When all the brussel sprouts have been fried, pour them into the large mixing bowl with the vinaigrette and stir to coat every single sprout. Don’t worry if some of the leaves on the brussel sprouts fall off. It’s nice to have a few loose leaves to use for plating.
For the Jalapeno-Cheddar Cream Sauce:
I love cooking with heavy cream, because you can infuse all kinds of flavors into it. This sauce is slightly salty and sharp with a mild bite thanks to the jalapeno.
1 pint heavy whipping cream
1 clove garlic, minced
1 jalapeno, seeded, ribs removed, and finely chopped
1 1/2 cup finely shredded white cheddar
1 Tablespoon unsalted butter
In a medium sized pot, melt the butter over medium-low heat. Once the butter is melted, add the garlic and jalapeno (if you want a spicier dipping sauce, feel free to leave the ribs in or add some or all of the jalapeno seeds). Saute for 20 seconds and then add the heavy cream. Bring the cream to medium heat (do not let it boil, this will ruin the cream and your sauce). Reduce to low heat, add the cheese and whisk until smooth and creamy. The sauce should be slightly thick, but not clumpy–it should easily coat the back of a spoon.
Pour a quarter cup of cream sauce into individual bowls and set aside. Place the meat on the center of the plate and stack 3-4 brussel sprouts on top of the meat. Place 2-3 additional sprouts around the plate (this is a good time to use those additional leaves that fell off when you tossed the sprouts with the vinaigrette). Place the individual dipping bowls on the edge of the plate and serve. The sauce compliments the steak quite well, but you can toss a brussel sprout in there as well if you’d like.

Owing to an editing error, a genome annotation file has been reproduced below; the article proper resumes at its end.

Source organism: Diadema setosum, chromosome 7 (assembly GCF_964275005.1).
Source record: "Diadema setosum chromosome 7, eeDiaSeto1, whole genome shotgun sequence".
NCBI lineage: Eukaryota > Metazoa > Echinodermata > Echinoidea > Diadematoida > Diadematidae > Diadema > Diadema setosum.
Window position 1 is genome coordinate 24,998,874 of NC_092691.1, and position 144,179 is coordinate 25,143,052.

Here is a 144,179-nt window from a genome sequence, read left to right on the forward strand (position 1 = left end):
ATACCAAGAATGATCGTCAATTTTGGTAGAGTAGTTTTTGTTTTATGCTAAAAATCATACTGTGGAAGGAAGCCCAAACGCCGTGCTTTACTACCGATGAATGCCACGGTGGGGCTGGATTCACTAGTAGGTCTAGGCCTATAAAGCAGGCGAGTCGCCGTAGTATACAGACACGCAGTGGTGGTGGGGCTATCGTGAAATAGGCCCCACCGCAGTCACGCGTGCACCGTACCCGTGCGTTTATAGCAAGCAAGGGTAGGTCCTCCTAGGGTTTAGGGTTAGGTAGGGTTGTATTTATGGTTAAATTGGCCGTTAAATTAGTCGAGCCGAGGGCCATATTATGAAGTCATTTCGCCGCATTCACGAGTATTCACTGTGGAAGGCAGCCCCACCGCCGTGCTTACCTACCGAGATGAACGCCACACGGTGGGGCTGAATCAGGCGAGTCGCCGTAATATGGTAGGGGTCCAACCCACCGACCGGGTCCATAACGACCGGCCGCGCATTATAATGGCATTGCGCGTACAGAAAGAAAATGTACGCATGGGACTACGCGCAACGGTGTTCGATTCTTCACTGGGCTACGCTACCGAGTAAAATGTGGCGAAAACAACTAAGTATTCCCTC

I didn’t know Lauren was going to take a picture of the final product. You would think I would have learned by now that she almost always pulls out that smart phone of hers come dinner time, but alas. The plating isn’t spectacular in the picture, but we ate it all the same.
We have our header image now. What do you think? I know that guy’s not nearly as hot as Nathan, but I had fun creating him anyway. ~LE
The Organisation for Economic Co-Operation and Development told me something. That’s right, they told me. They told me that they’d done a study recently, polling 29 different countries. Of all of those countries, the United States won something. Know what they won?
Congratulations. I hope there’s a cool trophy for that.